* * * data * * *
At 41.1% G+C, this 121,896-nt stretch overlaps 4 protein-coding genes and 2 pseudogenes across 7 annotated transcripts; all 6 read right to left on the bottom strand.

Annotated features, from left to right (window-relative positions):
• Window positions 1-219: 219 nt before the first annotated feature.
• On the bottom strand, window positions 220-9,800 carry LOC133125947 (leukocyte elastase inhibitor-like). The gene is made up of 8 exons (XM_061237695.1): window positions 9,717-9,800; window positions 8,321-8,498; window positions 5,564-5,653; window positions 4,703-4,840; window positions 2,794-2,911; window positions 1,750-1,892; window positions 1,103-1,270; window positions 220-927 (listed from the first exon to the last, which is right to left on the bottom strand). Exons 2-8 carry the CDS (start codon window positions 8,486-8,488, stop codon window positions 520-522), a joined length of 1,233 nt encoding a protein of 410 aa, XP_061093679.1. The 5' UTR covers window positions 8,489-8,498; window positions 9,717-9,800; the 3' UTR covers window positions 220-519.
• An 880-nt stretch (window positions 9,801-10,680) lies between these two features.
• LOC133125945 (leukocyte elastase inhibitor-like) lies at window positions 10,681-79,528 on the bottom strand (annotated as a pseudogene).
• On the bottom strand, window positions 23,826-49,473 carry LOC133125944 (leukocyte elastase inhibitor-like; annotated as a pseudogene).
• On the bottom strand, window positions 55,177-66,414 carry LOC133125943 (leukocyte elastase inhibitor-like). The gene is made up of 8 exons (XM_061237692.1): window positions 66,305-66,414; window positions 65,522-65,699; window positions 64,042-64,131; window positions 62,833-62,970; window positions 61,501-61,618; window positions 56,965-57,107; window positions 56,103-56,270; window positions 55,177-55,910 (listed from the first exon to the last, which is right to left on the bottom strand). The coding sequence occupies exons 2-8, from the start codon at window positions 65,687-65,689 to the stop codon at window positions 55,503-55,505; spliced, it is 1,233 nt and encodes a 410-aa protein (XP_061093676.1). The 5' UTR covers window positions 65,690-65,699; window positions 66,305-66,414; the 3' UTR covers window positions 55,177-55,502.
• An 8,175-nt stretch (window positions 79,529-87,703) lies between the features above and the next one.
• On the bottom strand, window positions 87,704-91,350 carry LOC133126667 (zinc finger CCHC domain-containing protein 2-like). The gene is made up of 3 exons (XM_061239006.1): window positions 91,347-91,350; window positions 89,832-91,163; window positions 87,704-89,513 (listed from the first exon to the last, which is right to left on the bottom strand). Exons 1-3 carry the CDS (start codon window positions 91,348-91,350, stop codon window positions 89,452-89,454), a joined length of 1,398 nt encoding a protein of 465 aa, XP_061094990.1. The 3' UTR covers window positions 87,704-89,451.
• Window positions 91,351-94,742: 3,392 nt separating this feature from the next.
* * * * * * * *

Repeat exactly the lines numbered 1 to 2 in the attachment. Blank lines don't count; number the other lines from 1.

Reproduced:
At 41.1% G+C, this 121,896-nt stretch overlaps 4 protein-coding genes and 2 pseudogenes across 7 annotated transcripts; all 6 read right to left on the bottom strand.

Annotated features, from left to right (window-relative positions):